Everyone is working on drought resistant crops. What about when we can’t get a tractor on the field. Aerial crops maybe. My garden has not even really begun. Everything in there so far is waterlogged, washed away or pale from over watering or not even planted. I have finished picking asparagus- the weeds are quite simply beating me out. I can’t keep up with the weeding. Now that it is warm they are growing as fast as the asparagus.

Thank goodness I have a job now. Depending on the farm for food this year would have been a disaster.

The average rainfall for this area for the month of May is 4 inches. We have had over twenty and it is still raining. I am not even going to discuss the flooded basement- the sump pump run every few minutes but the water keeps seeping in.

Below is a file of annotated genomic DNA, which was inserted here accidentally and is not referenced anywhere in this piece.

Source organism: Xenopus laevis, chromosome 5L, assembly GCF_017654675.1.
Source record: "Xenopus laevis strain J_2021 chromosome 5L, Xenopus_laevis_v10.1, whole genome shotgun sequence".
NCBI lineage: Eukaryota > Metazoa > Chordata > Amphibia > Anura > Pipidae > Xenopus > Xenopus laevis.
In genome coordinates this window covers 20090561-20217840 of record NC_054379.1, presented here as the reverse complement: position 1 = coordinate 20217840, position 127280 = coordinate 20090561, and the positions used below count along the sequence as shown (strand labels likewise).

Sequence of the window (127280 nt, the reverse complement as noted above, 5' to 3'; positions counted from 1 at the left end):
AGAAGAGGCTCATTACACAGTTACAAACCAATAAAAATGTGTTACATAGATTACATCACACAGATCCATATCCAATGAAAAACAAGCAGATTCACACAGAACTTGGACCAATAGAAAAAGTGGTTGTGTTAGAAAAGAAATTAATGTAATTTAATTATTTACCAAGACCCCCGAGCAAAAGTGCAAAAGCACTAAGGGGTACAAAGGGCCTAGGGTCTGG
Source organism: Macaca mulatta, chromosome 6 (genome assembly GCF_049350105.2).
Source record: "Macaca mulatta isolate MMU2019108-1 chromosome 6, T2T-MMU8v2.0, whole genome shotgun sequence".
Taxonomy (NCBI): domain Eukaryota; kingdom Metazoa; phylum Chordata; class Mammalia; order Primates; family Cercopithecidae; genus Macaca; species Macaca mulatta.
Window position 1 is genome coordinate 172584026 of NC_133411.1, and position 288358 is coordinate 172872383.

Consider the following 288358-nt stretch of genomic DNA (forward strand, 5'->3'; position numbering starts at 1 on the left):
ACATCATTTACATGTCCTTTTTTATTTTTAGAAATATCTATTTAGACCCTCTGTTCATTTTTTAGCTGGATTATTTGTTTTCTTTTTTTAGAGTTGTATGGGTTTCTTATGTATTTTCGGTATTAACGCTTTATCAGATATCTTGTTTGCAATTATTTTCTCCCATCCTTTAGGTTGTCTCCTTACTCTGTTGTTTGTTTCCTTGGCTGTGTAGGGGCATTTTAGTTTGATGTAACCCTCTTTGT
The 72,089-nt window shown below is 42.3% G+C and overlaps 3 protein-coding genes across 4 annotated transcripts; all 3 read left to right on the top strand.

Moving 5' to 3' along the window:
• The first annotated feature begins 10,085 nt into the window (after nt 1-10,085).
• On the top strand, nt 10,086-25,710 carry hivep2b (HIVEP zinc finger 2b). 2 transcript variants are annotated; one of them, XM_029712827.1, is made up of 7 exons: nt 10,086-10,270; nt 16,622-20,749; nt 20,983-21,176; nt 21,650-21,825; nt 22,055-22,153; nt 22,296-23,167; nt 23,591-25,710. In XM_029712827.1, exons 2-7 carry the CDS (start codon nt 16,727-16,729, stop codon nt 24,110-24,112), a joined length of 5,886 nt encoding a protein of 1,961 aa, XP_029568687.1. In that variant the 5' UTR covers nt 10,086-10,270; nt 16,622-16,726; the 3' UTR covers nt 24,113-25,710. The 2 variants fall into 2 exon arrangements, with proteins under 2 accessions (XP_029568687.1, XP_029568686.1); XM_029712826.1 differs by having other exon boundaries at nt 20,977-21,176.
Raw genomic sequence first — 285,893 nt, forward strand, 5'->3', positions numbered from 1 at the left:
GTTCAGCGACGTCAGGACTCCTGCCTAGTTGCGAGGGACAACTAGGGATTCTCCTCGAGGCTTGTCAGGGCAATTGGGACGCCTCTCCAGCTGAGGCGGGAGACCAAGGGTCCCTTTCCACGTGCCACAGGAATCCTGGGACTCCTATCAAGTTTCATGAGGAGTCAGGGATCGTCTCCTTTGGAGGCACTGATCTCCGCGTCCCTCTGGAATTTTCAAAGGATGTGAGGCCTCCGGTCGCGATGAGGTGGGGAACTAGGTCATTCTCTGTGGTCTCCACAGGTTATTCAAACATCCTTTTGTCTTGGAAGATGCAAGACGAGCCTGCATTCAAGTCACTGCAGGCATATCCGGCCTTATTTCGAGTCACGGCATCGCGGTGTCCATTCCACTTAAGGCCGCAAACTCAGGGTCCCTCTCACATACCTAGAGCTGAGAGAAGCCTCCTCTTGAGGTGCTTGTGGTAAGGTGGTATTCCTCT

Time to go out and milk the sodden sodding cow.

Cecilia

20 Comments on “SOLVED

  1. We have had the tornadoes here. In addition to heaven knows how much rain, we have had two twisters touch down within about 10 miles of our house within the last week. We are fine and thank goodness there have been no injuries or deaths and relatively little damage because of them, nothing like in some parts of the country, but the weather has been just wild.

  2. I love watching your problem-solving brain at work. You can always come up with a solution.

    We need to find a way to do a rainfall transfer… it is so hot and dry here in NC that my cisterns are empty and my garden and yard are sulking. First time I’ve ever had an issue with empty cisterns in May.

  3. So crazy! And yet there are many people that do not believe we are in a climate change crisis. I believe they have their heads stuck in the sand or mud or fire! Depends where you live as to what is the new normal! In Alberta we now have fire season and it has begun early this year. Will push our warm dry winds to you Celi!